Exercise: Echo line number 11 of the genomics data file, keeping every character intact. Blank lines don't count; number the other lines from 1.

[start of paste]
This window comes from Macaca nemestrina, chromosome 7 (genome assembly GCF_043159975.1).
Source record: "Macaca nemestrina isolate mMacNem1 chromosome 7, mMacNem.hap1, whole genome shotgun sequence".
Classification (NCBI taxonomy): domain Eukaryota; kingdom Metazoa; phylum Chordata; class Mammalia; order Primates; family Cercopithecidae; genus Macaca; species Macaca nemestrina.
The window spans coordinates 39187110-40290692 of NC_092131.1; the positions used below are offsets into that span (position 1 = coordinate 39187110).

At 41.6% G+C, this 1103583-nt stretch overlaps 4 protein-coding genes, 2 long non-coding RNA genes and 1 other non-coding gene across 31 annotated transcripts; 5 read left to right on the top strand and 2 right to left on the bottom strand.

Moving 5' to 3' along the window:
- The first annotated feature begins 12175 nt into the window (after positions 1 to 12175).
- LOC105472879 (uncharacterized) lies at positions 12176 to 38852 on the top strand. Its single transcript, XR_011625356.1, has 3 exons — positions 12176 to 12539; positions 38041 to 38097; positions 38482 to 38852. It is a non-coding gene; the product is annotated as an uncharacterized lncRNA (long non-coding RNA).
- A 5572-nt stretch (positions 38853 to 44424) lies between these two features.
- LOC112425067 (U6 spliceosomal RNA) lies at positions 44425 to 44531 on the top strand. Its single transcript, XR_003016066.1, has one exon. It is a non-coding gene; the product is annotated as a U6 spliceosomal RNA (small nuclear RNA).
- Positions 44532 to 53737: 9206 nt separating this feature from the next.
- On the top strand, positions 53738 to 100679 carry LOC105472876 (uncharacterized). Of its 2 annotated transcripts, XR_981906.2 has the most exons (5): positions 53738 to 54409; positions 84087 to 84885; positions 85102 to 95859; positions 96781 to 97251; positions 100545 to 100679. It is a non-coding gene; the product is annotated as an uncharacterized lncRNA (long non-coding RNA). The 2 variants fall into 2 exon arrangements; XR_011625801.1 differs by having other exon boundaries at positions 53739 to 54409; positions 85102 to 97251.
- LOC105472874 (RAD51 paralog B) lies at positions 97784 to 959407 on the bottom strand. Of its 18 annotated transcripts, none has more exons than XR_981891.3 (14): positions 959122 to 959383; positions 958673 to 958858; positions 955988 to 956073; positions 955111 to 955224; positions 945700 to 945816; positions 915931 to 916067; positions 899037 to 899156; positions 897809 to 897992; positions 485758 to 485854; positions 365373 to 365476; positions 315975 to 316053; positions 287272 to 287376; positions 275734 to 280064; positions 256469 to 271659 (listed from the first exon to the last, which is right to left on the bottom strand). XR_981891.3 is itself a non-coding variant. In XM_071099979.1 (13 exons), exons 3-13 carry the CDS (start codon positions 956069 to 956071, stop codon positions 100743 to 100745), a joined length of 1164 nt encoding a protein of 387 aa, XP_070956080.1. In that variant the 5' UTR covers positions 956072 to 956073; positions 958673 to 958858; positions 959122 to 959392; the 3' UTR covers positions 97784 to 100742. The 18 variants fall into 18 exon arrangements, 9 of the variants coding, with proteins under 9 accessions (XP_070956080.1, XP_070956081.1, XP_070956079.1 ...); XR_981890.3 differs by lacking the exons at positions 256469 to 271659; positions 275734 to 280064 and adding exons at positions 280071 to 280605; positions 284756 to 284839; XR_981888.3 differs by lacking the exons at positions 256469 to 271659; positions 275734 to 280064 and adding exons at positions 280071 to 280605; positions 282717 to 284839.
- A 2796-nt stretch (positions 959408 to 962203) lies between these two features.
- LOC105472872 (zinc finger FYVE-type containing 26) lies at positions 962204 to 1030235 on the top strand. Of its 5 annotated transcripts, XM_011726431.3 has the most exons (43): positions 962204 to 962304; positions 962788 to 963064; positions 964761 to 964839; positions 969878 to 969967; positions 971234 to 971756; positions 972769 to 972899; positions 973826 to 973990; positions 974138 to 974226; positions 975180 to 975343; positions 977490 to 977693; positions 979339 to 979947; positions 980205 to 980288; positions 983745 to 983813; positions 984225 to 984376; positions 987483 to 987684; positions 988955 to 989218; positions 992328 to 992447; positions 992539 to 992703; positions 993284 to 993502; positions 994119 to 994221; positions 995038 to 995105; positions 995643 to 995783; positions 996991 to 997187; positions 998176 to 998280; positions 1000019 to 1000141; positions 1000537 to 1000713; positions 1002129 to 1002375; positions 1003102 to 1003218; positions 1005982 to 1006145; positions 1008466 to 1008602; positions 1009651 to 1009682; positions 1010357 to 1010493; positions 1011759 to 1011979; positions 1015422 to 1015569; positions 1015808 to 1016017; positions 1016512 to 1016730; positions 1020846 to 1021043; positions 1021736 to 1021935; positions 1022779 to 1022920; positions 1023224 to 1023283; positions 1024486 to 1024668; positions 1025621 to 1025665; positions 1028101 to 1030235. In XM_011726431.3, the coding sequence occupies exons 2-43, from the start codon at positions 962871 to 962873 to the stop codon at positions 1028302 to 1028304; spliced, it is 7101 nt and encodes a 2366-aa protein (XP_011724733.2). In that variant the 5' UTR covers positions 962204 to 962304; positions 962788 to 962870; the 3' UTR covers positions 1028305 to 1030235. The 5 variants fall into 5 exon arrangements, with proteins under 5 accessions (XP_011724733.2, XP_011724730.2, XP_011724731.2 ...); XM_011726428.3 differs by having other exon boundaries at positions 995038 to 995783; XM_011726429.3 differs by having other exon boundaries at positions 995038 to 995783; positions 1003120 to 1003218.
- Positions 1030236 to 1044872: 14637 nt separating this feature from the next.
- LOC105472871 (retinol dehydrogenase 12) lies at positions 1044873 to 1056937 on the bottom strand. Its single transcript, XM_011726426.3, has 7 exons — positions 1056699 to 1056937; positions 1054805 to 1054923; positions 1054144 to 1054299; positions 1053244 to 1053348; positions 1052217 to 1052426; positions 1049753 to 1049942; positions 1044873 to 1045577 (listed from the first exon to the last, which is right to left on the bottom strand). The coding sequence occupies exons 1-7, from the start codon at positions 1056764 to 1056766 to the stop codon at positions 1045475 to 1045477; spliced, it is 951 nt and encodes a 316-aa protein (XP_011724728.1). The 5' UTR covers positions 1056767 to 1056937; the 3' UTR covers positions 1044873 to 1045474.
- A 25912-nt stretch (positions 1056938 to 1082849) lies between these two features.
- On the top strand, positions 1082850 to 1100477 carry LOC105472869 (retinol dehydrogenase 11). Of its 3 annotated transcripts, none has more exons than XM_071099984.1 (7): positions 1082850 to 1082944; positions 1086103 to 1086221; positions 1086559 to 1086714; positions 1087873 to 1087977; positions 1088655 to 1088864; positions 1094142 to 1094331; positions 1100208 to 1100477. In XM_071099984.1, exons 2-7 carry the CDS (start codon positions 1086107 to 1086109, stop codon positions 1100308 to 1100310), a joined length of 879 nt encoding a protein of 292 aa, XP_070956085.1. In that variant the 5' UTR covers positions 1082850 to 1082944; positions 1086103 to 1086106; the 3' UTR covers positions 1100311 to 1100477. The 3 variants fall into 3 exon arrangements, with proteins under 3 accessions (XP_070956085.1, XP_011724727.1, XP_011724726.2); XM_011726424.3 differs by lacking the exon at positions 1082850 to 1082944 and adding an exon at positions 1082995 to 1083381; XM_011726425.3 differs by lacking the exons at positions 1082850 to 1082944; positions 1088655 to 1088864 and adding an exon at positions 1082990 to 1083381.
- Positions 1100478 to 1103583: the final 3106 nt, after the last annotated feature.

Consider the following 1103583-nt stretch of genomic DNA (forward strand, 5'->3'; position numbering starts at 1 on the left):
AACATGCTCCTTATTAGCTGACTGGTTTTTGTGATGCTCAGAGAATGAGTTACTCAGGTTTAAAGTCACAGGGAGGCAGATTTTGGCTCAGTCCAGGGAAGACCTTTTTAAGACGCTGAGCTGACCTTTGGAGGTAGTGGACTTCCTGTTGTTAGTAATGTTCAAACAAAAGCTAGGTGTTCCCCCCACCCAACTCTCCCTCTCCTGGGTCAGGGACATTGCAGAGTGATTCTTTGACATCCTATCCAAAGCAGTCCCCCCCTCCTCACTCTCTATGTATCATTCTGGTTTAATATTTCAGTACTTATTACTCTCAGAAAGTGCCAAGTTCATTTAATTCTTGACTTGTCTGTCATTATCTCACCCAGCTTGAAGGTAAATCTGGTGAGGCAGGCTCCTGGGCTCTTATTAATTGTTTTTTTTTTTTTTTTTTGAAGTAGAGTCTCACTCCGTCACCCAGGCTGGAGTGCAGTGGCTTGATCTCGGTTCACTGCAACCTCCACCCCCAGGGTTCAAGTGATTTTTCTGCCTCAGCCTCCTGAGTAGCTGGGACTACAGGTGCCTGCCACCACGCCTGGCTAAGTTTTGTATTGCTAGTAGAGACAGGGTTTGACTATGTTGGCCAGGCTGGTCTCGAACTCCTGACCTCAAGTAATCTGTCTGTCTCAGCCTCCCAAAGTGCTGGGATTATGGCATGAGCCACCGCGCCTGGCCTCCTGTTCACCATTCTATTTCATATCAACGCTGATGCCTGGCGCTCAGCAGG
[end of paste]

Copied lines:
- Positions 44532 to 53737: 9206 nt separating this feature from the next.